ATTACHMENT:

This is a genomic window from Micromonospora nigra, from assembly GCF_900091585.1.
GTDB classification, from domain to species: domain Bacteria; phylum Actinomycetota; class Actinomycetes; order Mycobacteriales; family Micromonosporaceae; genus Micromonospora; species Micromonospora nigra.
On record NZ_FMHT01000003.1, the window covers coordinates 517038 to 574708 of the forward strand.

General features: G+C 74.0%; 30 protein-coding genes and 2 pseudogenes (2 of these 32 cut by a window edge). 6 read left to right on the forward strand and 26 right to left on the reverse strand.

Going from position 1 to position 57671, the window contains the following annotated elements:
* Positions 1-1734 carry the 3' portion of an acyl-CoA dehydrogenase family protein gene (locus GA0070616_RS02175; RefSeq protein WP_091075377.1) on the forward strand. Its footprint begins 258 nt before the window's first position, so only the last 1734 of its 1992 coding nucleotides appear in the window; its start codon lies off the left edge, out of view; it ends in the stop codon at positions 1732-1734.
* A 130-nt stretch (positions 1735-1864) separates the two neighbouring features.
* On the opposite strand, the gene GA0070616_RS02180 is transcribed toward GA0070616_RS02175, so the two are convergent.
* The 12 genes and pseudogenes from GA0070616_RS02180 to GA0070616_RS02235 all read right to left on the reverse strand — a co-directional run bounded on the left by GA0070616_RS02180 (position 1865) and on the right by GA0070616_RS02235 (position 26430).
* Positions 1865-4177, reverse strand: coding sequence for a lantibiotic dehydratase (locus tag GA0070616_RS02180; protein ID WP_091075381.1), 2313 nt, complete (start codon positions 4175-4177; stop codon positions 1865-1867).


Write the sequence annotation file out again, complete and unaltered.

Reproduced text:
This is a genomic window from Micromonospora nigra, from assembly GCF_900091585.1.
GTDB classification, from domain to species: domain Bacteria; phylum Actinomycetota; class Actinomycetes; order Mycobacteriales; family Micromonosporaceae; genus Micromonospora; species Micromonospora nigra.
On record NZ_FMHT01000003.1, the window covers coordinates 517038 to 574708 of the forward strand.

General features: G+C 74.0%; 30 protein-coding genes and 2 pseudogenes (2 of these 32 cut by a window edge). 6 read left to right on the forward strand and 26 right to left on the reverse strand.

Going from position 1 to position 57671, the window contains the following annotated elements:
* Positions 1-1734 carry the 3' portion of an acyl-CoA dehydrogenase family protein gene (locus GA0070616_RS02175; RefSeq protein WP_091075377.1) on the forward strand. Its footprint begins 258 nt before the window's first position, so only the last 1734 of its 1992 coding nucleotides appear in the window; its start codon lies off the left edge, out of view; it ends in the stop codon at positions 1732-1734.
* A 130-nt stretch (positions 1735-1864) separates the two neighbouring features.
* On the opposite strand, the gene GA0070616_RS02180 is transcribed toward GA0070616_RS02175, so the two are convergent.
* The 12 genes and pseudogenes from GA0070616_RS02180 to GA0070616_RS02235 all read right to left on the reverse strand — a co-directional run bounded on the left by GA0070616_RS02180 (position 1865) and on the right by GA0070616_RS02235 (position 26430).
* Positions 1865-4177, reverse strand: coding sequence for a lantibiotic dehydratase (locus tag GA0070616_RS02180; protein ID WP_091075381.1), 2313 nt, complete (start codon positions 4175-4177; stop codon positions 1865-1867).